We talk less about the devotion those characters evoke in fans and comic superstars and why they continue to draw our attention. We keep hoping for another artist or writer to get it right in our book, to make those characters feel like the ones that belong to us again, and sometimes they do, and sometimes they don’t. But that doesn’t mean that for another group of fans, they didn’t get exactly what they were hoping for in their very personal commodity. Fandom is like that. It strikes a fine balance. The image has to be recognizable, but it also has to say or suggest something new that brings out innate qualities we recognize as true to that icon. Andy Warhol didn’t invent Marilyn Monroe, though in the time that’s passed since then, he’s certainly influenced her legacy. He’d be more likely to say that she had invented him, in that stardom and his response to it shaped him.

What’s the final word on comics? Just because you see what look like precise lines reproducing images that you think you’ve seen every day for 20 years, that doesn’t mean it wasn’t a personal statement from the artist. Just because you see what looks like a radical transformation of an icon you care about into what seems like an impersonal repetition of an overly commodified subject, that doesn’t mean that a comic creator isn’t trying to reach you as well. The odds are they are trying to tell you what those icons mean to them, and it may be a pretty profound message they are trying to convey if you’re willing to listen. The fact something can be both universal and incredibly personal to each of us may be one of the strongest statements popular culture can make.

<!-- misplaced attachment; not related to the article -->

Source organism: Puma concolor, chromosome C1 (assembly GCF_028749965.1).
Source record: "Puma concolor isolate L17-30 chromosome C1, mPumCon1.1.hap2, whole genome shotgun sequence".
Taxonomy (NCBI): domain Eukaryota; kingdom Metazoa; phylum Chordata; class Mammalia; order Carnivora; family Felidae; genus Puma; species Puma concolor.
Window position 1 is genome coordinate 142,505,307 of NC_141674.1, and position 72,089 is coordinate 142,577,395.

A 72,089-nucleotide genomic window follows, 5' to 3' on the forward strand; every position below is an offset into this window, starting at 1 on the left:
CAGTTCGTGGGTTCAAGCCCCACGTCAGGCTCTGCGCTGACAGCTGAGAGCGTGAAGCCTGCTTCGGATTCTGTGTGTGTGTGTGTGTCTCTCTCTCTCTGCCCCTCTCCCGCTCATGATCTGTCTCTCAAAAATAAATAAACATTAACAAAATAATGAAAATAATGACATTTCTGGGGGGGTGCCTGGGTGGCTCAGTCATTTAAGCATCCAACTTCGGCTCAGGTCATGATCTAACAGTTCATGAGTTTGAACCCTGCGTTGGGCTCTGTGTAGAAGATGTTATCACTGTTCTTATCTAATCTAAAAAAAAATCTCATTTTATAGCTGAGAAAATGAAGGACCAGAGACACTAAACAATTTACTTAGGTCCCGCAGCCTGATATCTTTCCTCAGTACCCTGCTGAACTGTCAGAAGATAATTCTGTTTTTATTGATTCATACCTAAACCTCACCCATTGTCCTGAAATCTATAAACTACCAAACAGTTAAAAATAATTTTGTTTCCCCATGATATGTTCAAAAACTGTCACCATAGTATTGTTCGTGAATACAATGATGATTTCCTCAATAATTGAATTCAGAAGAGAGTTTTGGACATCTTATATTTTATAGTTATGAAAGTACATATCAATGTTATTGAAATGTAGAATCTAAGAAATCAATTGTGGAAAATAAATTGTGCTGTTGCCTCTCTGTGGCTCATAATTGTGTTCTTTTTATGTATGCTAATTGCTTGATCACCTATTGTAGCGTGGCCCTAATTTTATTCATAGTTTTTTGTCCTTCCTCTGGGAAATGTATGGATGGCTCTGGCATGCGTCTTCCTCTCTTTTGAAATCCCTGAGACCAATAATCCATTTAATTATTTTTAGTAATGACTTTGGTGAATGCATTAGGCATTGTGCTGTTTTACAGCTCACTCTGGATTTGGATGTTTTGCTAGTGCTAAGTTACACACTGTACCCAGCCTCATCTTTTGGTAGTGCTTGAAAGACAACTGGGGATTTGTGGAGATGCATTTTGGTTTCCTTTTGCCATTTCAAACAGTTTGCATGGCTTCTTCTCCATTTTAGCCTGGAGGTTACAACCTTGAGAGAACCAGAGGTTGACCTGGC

You can read the full article here, and it does make more sense as a whole since I talk about my assumptions going into the exhibit and how they changed before exiting.

Has it been 6 months already? I guess I better say something about being EIC at Bleeding Cool and leaving education